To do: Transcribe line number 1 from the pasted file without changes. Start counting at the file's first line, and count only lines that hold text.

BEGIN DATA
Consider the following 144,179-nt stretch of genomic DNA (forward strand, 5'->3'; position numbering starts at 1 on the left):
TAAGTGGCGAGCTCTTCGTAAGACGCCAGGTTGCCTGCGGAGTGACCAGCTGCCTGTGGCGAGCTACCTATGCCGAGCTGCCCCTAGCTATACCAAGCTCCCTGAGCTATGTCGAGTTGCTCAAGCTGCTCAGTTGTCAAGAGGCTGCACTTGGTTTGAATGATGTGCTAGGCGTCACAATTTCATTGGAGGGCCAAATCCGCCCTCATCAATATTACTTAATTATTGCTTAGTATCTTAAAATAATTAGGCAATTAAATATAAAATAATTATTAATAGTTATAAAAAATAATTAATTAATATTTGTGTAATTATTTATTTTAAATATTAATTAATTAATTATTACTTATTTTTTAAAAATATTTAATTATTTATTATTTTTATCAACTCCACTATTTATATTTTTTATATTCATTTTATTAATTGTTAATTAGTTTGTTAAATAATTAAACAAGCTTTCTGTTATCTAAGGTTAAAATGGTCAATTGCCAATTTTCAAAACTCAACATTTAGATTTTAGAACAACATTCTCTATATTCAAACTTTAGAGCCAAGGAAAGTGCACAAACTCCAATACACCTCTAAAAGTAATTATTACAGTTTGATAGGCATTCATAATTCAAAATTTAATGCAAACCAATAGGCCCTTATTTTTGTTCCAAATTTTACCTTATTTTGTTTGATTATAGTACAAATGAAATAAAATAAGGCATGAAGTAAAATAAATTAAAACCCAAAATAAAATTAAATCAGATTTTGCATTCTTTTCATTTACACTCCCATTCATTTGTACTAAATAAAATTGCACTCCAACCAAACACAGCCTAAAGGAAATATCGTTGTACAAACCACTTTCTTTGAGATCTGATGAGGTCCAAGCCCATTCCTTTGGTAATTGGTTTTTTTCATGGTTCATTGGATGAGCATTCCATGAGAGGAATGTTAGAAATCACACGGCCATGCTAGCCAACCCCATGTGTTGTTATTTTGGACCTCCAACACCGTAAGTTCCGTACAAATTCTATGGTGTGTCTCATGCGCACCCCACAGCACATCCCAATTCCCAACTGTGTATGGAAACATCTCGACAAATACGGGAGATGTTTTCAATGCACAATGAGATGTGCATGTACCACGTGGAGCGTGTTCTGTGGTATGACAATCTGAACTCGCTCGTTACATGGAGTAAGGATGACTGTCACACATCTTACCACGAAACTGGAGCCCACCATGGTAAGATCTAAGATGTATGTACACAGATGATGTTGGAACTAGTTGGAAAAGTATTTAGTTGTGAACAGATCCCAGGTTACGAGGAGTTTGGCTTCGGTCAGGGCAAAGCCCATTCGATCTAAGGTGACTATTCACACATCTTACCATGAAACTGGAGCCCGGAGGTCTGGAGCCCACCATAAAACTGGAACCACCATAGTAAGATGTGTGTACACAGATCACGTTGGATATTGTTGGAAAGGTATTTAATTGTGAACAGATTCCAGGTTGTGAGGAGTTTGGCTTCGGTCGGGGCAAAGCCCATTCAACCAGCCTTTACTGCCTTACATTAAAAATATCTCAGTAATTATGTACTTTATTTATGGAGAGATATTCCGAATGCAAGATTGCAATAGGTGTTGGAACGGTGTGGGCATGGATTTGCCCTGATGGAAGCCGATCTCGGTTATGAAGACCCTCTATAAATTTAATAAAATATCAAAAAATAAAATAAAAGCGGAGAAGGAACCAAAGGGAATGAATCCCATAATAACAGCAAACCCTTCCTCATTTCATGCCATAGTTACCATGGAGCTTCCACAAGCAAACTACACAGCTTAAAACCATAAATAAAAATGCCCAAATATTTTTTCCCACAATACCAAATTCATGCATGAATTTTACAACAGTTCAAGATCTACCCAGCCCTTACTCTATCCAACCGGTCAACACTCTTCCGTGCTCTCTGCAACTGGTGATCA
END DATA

Consider the following 144,179-nt stretch of genomic DNA (forward strand, 5'->3'; position numbering starts at 1 on the left):